MATEC Web Conf.
Volume 258, 2019International Conference on Sustainable Civil Engineering Structures and Construction Materials (SCESCM 2018)
|Number of page(s)||7|
|Section||Structural Dynamics and Earthquake Engineering, Structures in Severe Environment, Structural Analysis|
|Published online||25 January 2019|
Two nodes cusp geometry beam element by using condensed IGA
1 Department of Architecture, College of Engineering, Nihon University, Koriyama, Japan
2 Structural and Material Laboratory, Diponegoro University, Tembalang, Semarang, Indonesia
* Corresponding author: email@example.com
A cusp is a curve which is made by projecting a smooth curve in the 3D Euclidean space on a plane. Such a projection results in a curve whose singularities are self-crossing points or ordinary cusps. Self-crossing points created when two different points of the curves have the same projection at a point. Ordinary cusps created when the tangent to the curve is parallel to the direction of projection on a single point. The study of a cusp geometry beam is more complex than that of a straight beam because the structural deformations of the cusp geometry beam depend also on the coupled tangential displacement caused by the singular geometry. The Isogeometric Approach (IGA) is a computational geometry based on a series of polynomial basis functions used to represent the exact geometry. In IGA, the cusp geometry of the beam element can be modeled exactly. A thick cusp geometry beam element can be developed based on the Timoshenko beam theory, which allows the vertical shear deformation and rotatory inertia effects. The shape of the beam geometry and the shape functions formulation of the element can be obtained from IGA. However, in IGA, the number of equations will increase according to the number of degree of freedom (DOF) at the control points. A new condensation method is adopted to reduce the number of equations at the control points so that it becomes a standard two-node 6-DOF beam element. This paper highlights the application of IGA of a cusp geometry Timoshenko beam element in the context of finite element analysis and proposes a new condensation method to eliminate the drawbacks elevated by the conventional IGA. Examples are given to verify the effectiveness of the condensation method in static and free vibration problems.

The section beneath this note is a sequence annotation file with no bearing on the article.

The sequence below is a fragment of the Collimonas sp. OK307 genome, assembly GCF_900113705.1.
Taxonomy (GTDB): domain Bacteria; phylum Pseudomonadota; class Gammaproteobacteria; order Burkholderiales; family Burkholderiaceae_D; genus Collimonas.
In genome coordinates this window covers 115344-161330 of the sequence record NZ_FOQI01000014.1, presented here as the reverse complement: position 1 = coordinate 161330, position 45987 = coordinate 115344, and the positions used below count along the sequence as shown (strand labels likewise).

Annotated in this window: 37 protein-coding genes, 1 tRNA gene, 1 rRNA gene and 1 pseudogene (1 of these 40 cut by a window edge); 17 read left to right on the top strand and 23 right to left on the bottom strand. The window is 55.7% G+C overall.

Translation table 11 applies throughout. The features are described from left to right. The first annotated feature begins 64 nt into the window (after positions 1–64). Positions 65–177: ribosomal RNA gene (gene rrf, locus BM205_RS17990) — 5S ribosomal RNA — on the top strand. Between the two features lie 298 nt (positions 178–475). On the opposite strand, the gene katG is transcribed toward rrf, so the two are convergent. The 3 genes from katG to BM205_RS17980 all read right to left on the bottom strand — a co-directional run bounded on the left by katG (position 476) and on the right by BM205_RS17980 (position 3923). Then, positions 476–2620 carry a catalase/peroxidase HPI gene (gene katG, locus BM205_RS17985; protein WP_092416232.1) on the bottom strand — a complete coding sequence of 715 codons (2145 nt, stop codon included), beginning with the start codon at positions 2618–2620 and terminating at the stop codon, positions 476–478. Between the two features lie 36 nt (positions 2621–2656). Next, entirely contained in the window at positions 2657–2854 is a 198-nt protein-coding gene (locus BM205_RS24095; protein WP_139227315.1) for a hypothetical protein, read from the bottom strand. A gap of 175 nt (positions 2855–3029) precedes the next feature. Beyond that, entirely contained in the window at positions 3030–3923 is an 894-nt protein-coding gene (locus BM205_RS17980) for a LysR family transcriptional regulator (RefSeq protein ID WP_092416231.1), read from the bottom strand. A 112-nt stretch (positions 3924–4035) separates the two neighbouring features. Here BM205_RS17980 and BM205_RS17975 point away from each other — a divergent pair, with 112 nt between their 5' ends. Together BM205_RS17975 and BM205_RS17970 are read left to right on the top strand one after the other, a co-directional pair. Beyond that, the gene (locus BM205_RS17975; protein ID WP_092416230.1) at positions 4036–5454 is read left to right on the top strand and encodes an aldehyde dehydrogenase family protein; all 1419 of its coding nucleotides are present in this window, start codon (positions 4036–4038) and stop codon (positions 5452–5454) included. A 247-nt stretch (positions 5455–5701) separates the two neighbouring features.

© The Authors, published by EDP Sciences, 2019
This is an Open Access article distributed under the terms of the Creative Commons Attribution License 4.0, which permits unrestricted use, distribution, and reproduction in any medium, provided the original work is properly cited.
Current usage metrics show cumulative count of Article Views (full-text article views including HTML views, PDF and ePub downloads, according to the available data) and Abstracts Views on Vision4Press platform.
Data correspond to usage on the plateform after 2015. The current usage metrics is available 48-96 hours after online publication and is updated daily on week days.
Initial download of the metrics may take a while.